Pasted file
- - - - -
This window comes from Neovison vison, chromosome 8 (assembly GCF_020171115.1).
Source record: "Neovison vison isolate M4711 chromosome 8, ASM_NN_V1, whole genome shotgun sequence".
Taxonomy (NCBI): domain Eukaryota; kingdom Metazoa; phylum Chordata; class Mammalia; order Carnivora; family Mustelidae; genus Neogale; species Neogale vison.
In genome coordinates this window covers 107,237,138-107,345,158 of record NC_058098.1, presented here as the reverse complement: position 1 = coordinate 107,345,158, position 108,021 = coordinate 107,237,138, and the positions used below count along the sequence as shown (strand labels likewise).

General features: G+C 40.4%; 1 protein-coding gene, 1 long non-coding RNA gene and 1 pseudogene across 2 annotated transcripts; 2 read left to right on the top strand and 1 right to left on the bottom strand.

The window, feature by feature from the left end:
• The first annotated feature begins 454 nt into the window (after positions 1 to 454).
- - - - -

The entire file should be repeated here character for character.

This window comes from Neovison vison, chromosome 8 (assembly GCF_020171115.1).
Source record: "Neovison vison isolate M4711 chromosome 8, ASM_NN_V1, whole genome shotgun sequence".
Taxonomy (NCBI): domain Eukaryota; kingdom Metazoa; phylum Chordata; class Mammalia; order Carnivora; family Mustelidae; genus Neogale; species Neogale vison.
In genome coordinates this window covers 107,237,138-107,345,158 of record NC_058098.1, presented here as the reverse complement: position 1 = coordinate 107,345,158, position 108,021 = coordinate 107,237,138, and the positions used below count along the sequence as shown (strand labels likewise).

General features: G+C 40.4%; 1 protein-coding gene, 1 long non-coding RNA gene and 1 pseudogene across 2 annotated transcripts; 2 read left to right on the top strand and 1 right to left on the bottom strand.

The window, feature by feature from the left end:
• The first annotated feature begins 454 nt into the window (after positions 1 to 454).